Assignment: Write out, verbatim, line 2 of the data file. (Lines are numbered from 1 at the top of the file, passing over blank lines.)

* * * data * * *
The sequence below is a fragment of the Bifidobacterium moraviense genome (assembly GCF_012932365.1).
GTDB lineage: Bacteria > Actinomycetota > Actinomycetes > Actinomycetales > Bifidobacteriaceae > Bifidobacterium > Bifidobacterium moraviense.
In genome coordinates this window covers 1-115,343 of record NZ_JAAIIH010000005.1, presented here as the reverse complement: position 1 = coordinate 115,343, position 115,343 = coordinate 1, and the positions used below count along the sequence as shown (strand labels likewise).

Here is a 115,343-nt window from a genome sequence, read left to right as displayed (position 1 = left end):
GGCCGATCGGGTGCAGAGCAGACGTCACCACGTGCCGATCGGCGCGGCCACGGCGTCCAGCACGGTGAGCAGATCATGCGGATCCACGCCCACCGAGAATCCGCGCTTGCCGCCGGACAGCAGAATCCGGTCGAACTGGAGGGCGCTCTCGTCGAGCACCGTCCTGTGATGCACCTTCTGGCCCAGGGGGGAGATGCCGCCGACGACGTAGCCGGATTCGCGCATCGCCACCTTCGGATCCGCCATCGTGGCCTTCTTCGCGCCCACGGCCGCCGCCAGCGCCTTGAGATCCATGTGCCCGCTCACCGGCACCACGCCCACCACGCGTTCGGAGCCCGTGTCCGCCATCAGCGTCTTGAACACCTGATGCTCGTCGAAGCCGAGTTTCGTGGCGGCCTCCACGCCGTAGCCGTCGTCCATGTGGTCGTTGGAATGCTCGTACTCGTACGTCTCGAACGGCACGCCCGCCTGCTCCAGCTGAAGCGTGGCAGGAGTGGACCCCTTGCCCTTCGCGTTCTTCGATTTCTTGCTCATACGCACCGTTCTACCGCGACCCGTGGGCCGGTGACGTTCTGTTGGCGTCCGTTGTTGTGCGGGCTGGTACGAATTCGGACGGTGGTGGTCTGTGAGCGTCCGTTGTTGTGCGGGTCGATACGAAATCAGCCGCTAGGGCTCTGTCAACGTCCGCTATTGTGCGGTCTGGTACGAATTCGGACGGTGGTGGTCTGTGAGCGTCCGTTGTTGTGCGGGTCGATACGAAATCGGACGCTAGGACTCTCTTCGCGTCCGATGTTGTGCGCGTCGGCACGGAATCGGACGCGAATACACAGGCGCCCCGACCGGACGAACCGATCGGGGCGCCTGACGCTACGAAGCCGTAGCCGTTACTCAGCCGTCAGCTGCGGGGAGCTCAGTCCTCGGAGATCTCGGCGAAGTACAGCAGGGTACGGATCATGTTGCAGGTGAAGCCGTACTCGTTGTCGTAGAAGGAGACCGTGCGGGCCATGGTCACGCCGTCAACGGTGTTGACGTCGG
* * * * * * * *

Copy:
GTDB lineage: Bacteria > Actinomycetota > Actinomycetes > Actinomycetales > Bifidobacteriaceae > Bifidobacterium > Bifidobacterium moraviense.